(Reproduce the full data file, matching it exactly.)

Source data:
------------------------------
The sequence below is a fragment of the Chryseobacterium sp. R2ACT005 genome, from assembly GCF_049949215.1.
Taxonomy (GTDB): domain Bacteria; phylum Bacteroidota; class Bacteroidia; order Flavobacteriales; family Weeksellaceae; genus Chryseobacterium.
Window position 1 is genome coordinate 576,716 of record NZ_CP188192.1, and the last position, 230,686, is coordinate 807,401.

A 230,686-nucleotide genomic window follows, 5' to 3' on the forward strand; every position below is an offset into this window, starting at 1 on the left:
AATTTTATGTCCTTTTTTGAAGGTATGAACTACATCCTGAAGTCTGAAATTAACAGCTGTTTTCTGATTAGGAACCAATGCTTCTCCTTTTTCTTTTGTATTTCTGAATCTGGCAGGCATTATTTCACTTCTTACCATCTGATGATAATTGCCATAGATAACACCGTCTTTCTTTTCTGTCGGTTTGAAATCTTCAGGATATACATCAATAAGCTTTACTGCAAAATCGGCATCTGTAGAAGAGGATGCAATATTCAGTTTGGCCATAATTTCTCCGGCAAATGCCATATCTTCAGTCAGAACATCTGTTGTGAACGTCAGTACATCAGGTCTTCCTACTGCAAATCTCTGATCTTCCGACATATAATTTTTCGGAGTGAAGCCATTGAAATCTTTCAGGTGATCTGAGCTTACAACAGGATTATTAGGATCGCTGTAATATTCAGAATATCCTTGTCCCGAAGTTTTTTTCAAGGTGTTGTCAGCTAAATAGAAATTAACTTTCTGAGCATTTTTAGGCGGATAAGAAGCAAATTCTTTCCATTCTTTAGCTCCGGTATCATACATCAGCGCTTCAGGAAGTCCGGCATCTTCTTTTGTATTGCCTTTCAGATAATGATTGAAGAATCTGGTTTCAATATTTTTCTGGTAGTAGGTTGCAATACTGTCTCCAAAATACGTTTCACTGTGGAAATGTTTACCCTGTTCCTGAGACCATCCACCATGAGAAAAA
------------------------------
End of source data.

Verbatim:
The sequence below is a fragment of the Chryseobacterium sp. R2ACT005 genome, from assembly GCF_049949215.1.
Taxonomy (GTDB): domain Bacteria; phylum Bacteroidota; class Bacteroidia; order Flavobacteriales; family Weeksellaceae; genus Chryseobacterium.
Window position 1 is genome coordinate 576,716 of record NZ_CP188192.1, and the last position, 230,686, is coordinate 807,401.

A 230,686-nucleotide genomic window follows, 5' to 3' on the forward strand; every position below is an offset into this window, starting at 1 on the left:
AATTTTATGTCCTTTTTTGAAGGTATGAACTACATCCTGAAGTCTGAAATTAACAGCTGTTTTCTGATTAGGAACCAATGCTTCTCCTTTTTCTTTTGTATTTCTGAATCTGGCAGGCATTATTTCACTTCTTACCATCTGATGATAATTGCCATAGATAACACCGTCTTTCTTTTCTGTCGGTTTGAAATCTTCAGGATATACATCAATAAGCTTTACTGCAAAATCGGCATCTGTAGAAGAGGATGCAATATTCAGTTTGGCCATAATTTCTCCGGCAAATGCCATATCTTCAGTCAGAACATCTGTTGTGAACGTCAGTACATCAGGTCTTCCTACTGCAAATCTCTGATCTTCCGACATATAATTTTTCGGAGTGAAGCCATTGAAATCTTTCAGGTGATCTGAGCTTACAACAGGATTATTAGGATCGCTGTAATATTCAGAATATCCTTGTCCCGAAGTTTTTTTCAAGGTGTTGTCAGCTAAATAGAAATTAACTTTCTGAGCATTTTTAGGCGGATAAGAAGCAAATTCTTTCCATTCTTTAGCTCCGGTATCATACATCAGCGCTTCAGGAAGTCCGGCATCTTCTTTTGTATTGCCTTTCAGATAATGATTGAAGAATCTGGTTTCAATATTTTTCTGGTAGTAGGTTGCAATACTGTCTCCAAAATACGTTTCACTGTGGAAATGTTTACCCTGTTCCTGAGACCATCCACCATGAGAAAAA